Some general notes and dates on Yoga

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Orthodox Schools (recognize authority of Vedas): Nayaya (logic), Vaisheshika (atomist), Samkhya (enumeration), Yoga, Purva Mimamsa (Vedic exeggetic traditon, emphasis on ritual), Vedanta (also Utara Mimamsa).

Heterodox Schools: Jainism, Buddhism, and Carvaka.

Yogic Schools:

  • Hatha - founded 15th century, Yogi Swatmarama, emphasis on physical training in prep. for samadhi, ha-tha (sun-moon, referring to channels of
  • Karma - "discipline of action," rooted in Bhagavad Gita, emphasis on duty and action. References Mahabarata.
  • Jnana - jnana = "knowledge", understands knowledge as a condition of devotion
  • Bhakti - "devotion"
  • Raja - "royal" yoga, associated with Patanjali's yoga, emphasis on meditation.

Important Yogic People

Swami Vivekananda (1863-1902 ad)
disciplines of Ramdrishna - prominent role in 1893 World Parliment of Religions.
Sri Aurobindo (1872-1950)
started Integral Yoga as a synthesis of historic yoga schools. Seeks to correct the anti-body and illusionist tendencies of Vedantic traditon.
Paramahamsa Yogananda (1893-1952 ad)
revived Krya yoga in the West, "Autobiography of a Yogi" - influential. Lahiri Mahasaya taught Yogananda's teacher.
Sri Tirumalai Krishnamacharya (1888–1989 ad)
founder of many modern schools of Hatha Yoga. Disciples include: B.K.S. Iyengar, Indra Devi, TKV Desikachar (son)
Yogi Swatmarama
important 15th - 16th century ad yogi. compiles the Hatha Yoga Pradipika, which introduces Hatha Yoga.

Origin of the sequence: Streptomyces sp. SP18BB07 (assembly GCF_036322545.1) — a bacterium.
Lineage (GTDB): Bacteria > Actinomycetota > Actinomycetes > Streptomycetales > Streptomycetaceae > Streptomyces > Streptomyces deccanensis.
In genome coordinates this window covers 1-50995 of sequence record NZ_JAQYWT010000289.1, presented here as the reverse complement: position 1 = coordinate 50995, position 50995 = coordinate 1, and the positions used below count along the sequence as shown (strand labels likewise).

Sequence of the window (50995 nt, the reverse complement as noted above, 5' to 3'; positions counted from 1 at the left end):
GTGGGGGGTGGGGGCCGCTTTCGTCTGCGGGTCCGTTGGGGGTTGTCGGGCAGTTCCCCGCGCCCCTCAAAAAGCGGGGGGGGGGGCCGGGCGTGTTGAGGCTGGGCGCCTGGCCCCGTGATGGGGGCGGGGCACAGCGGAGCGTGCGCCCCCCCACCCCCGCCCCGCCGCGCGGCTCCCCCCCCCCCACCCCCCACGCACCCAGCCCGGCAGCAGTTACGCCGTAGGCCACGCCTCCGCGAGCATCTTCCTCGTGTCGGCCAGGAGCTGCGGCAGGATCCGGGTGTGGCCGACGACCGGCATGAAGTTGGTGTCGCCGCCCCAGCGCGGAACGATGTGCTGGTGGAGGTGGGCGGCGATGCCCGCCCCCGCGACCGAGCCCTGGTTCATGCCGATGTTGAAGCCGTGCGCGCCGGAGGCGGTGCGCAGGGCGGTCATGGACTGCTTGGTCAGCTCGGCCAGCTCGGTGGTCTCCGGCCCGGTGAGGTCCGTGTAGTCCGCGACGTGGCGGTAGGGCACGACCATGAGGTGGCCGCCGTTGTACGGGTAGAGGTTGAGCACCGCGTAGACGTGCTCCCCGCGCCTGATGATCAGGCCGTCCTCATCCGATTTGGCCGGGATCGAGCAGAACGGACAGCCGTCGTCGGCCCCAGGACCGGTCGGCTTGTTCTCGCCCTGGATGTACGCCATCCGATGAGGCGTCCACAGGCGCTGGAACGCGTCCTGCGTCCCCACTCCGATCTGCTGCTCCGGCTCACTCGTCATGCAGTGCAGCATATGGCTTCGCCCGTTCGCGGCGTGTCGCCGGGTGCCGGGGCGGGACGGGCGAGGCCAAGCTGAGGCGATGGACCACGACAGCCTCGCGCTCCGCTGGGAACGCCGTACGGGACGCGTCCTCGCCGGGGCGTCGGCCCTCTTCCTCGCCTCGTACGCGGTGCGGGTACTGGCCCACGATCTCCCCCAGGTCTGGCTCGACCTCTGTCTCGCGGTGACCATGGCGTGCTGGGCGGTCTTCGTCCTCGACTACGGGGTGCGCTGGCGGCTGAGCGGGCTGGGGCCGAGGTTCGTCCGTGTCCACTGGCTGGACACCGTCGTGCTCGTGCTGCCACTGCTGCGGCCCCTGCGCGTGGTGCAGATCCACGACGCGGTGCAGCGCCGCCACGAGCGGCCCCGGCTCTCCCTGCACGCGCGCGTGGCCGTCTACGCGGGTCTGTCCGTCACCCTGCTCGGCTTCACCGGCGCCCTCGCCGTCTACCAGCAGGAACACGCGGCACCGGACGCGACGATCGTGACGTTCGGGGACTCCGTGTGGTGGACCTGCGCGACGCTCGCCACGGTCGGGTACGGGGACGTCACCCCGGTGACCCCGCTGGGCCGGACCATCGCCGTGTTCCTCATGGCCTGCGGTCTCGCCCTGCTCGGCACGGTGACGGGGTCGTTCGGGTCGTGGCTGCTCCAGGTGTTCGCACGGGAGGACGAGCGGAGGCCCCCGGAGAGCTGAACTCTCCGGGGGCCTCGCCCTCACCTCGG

Adi Shamkara (788-820 ce)
consolidated Advaita Vedanta interpretation of Vedic scripture
Isvarakrsna (350-450 ce)
wrote Samkhya Karika

Major Dates and Texts

2000 bc. Vedic sacrificial period. Ancient texts from 1500-500 bc, Indian subcontinent. Considered "revealed" texts.
Hindu scriptures containing core teachings of the Vedantic period. Early upanishads date from 1000 bc.
Mahabarata (recorded in 5th century bc)
enormous epic poem (74,000 verses, almost 2 million words), tells stories from Vedic period. The core story of the work is the Bhagavad Gita, which tells the story of a dynastic struggle for the throne of Hastinapura, the kingdom ruled by the Kuru clan. The two collateral branches of the family that participate in the struggle are the Kaurava and the Pandava. Krishna advises Arjuna, the leader of the Pandavas, of his duty to act as a warriors. The Mahabharata itself ends with the death of Krishna, and the subsequent end of his dynasty, and ascent of the Pandava brothers to heaven. (fr. wiki)

Patanjali's 8 limbs

1. Yama (self-restraint) - Ahima (non-violence), Satya (truthfulness), Asteya (no theft), Brahmacharya (sexual restraint), Kshama - patience, present mindedness, Driti (steadfastness), Daya (compassion), Arjava (Honesty), Mitahara (moderation of appetite), Shaucha (purity in mind body and speech)

2. Niyama (observances) - (see above - many different versions of this list seem to be around and it gets divided differently between these first two stages)

3. Asana (poses)

4. Parayama (breathing exercises)

5. Pratyahara (sense withdrawl)

6. Dharama (concentration)

7. Dhyana (meditation)

8. Samadhi (enlightenment)

Compare to Eightfold Path in Buddhism.